Effective: July 6, 1994
Canada comprises two large linguistic communities, one of British origin and the other French; a native population of Indian and Inuit origin; first and second generation Canadians and recent immigrants from many lands.
The presence of such diverse groups gives multicultural character to and enriches the country. The Government of Canada has institutionalized official bilingualism in federal matters and has adopted a policy of multiculturalism within a bilingual framework.
CBC/Radio-Canada's mandate states that its programming should "reflect the multicultural and multiracial nature of Canada". In fact, by the reasons of the ethnic diversity of the audience, the Corporation has long practiced a policy of cultural pluralism in its programming, and intends to continue to reflect the multicultural richness and multiracial characteristics of Canadian society in keeping with the Corporation's obligation to "contribute to shared national consciousness and identity." Schedule planners and programs staff are expected to demonstrate continuing awareness of and sensitivity to this aspect of CBC/Radio-Canada role.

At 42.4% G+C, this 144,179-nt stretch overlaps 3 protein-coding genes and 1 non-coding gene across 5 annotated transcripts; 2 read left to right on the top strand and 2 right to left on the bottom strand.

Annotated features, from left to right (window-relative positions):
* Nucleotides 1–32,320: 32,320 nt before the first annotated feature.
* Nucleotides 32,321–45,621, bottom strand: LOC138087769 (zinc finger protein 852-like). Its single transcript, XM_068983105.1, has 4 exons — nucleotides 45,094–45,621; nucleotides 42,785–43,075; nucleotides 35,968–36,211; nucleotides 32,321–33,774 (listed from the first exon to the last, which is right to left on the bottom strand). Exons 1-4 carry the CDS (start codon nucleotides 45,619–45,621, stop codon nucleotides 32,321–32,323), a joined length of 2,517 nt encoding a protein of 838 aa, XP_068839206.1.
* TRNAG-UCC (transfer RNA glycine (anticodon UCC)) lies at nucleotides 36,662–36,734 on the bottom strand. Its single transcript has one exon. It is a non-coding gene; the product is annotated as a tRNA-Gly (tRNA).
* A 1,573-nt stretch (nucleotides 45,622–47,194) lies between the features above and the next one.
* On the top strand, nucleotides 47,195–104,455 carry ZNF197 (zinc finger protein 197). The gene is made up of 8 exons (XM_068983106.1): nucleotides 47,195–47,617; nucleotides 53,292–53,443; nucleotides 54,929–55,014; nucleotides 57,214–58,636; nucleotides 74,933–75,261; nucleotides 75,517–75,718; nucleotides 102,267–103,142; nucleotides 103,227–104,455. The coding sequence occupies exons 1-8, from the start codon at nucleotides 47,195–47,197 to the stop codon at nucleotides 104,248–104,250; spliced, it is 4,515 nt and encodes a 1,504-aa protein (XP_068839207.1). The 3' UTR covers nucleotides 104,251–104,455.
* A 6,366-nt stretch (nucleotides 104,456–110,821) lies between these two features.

In accordance with the Broadcasting Act, which requires CBC/Radio-Canada to provide a national broadcasting service that is "in English and French", the Corporation uses its stations and networks for the scheduling and broadcasting in both official languages. It makes an exception only for the original inhabitants of the country, the Indians and the Inuit, to whom Northern Service and Northern Quebec Service broadcast in several native languages and dialects.